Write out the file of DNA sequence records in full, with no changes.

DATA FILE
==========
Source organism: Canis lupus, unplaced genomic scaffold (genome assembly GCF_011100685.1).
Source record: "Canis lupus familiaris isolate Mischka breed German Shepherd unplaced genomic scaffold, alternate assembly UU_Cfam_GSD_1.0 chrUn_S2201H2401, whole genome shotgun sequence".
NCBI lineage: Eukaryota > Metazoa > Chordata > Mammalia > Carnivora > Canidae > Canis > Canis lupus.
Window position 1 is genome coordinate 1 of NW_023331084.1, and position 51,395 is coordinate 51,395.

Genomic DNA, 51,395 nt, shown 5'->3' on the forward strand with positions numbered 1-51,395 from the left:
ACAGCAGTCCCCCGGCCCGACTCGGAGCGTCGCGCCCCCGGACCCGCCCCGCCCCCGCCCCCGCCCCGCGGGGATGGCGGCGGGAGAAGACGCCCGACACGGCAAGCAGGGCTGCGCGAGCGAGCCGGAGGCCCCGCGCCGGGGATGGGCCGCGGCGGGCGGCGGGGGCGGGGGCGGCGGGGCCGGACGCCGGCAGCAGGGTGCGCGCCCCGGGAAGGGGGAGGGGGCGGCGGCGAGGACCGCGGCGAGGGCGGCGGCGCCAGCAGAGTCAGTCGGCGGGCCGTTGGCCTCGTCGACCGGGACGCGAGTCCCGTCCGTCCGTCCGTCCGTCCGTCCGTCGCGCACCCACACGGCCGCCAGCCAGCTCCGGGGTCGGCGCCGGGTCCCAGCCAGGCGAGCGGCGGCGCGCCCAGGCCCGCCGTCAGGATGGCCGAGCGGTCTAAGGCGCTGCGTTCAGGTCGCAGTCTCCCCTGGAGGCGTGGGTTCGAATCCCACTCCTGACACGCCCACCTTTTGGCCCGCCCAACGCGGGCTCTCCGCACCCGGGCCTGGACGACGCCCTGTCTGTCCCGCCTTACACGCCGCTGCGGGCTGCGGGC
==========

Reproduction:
Source organism: Canis lupus, unplaced genomic scaffold (genome assembly GCF_011100685.1).
Source record: "Canis lupus familiaris isolate Mischka breed German Shepherd unplaced genomic scaffold, alternate assembly UU_Cfam_GSD_1.0 chrUn_S2201H2401, whole genome shotgun sequence".
NCBI lineage: Eukaryota > Metazoa > Chordata > Mammalia > Carnivora > Canidae > Canis > Canis lupus.
Window position 1 is genome coordinate 1 of NW_023331084.1, and position 51,395 is coordinate 51,395.

Genomic DNA, 51,395 nt, shown 5'->3' on the forward strand with positions numbered 1-51,395 from the left:
ACAGCAGTCCCCCGGCCCGACTCGGAGCGTCGCGCCCCCGGACCCGCCCCGCCCCCGCCCCCGCCCCGCGGGGATGGCGGCGGGAGAAGACGCCCGACACGGCAAGCAGGGCTGCGCGAGCGAGCCGGAGGCCCCGCGCCGGGGATGGGCCGCGGCGGGCGGCGGGGGCGGGGGCGGCGGGGCCGGACGCCGGCAGCAGGGTGCGCGCCCCGGGAAGGGGGAGGGGGCGGCGGCGAGGACCGCGGCGAGGGCGGCGGCGCCAGCAGAGTCAGTCGGCGGGCCGTTGGCCTCGTCGACCGGGACGCGAGTCCCGTCCGTCCGTCCGTCCGTCCGTCCGTCGCGCACCCACACGGCCGCCAGCCAGCTCCGGGGTCGGCGCCGGGTCCCAGCCAGGCGAGCGGCGGCGCGCCCAGGCCCGCCGTCAGGATGGCCGAGCGGTCTAAGGCGCTGCGTTCAGGTCGCAGTCTCCCCTGGAGGCGTGGGTTCGAATCCCACTCCTGACACGCCCACCTTTTGGCCCGCCCAACGCGGGCTCTCCGCACCCGGGCCTGGACGACGCCCTGTCTGTCCCGCCTTACACGCCGCTGCGGGCTGCGGGC